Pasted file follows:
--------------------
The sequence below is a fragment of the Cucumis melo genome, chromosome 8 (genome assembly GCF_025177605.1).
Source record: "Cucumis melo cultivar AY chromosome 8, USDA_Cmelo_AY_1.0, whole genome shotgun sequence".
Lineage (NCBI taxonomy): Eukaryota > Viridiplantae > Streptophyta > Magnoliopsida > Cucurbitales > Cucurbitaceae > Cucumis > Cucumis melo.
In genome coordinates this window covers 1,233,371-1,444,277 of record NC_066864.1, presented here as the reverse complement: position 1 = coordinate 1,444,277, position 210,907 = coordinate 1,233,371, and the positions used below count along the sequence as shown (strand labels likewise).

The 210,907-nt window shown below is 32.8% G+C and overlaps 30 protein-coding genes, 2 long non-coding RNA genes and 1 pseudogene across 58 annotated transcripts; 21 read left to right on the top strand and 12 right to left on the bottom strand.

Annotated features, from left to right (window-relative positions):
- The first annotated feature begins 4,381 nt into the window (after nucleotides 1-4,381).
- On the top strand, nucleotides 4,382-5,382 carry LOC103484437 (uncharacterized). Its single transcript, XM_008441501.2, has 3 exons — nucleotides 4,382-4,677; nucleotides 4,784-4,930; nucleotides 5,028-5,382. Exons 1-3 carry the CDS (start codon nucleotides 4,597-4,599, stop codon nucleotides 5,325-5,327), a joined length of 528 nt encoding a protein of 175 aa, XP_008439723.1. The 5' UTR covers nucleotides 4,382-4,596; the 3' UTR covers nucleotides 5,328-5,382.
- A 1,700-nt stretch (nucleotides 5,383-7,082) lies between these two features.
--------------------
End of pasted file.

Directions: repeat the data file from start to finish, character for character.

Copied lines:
The sequence below is a fragment of the Cucumis melo genome, chromosome 8 (genome assembly GCF_025177605.1).
Source record: "Cucumis melo cultivar AY chromosome 8, USDA_Cmelo_AY_1.0, whole genome shotgun sequence".
Lineage (NCBI taxonomy): Eukaryota > Viridiplantae > Streptophyta > Magnoliopsida > Cucurbitales > Cucurbitaceae > Cucumis > Cucumis melo.
In genome coordinates this window covers 1,233,371-1,444,277 of record NC_066864.1, presented here as the reverse complement: position 1 = coordinate 1,444,277, position 210,907 = coordinate 1,233,371, and the positions used below count along the sequence as shown (strand labels likewise).

The 210,907-nt window shown below is 32.8% G+C and overlaps 30 protein-coding genes, 2 long non-coding RNA genes and 1 pseudogene across 58 annotated transcripts; 21 read left to right on the top strand and 12 right to left on the bottom strand.

Annotated features, from left to right (window-relative positions):
- The first annotated feature begins 4,381 nt into the window (after nucleotides 1-4,381).
- On the top strand, nucleotides 4,382-5,382 carry LOC103484437 (uncharacterized). Its single transcript, XM_008441501.2, has 3 exons — nucleotides 4,382-4,677; nucleotides 4,784-4,930; nucleotides 5,028-5,382. Exons 1-3 carry the CDS (start codon nucleotides 4,597-4,599, stop codon nucleotides 5,325-5,327), a joined length of 528 nt encoding a protein of 175 aa, XP_008439723.1. The 5' UTR covers nucleotides 4,382-4,596; the 3' UTR covers nucleotides 5,328-5,382.
- A 1,700-nt stretch (nucleotides 5,383-7,082) lies between these two features.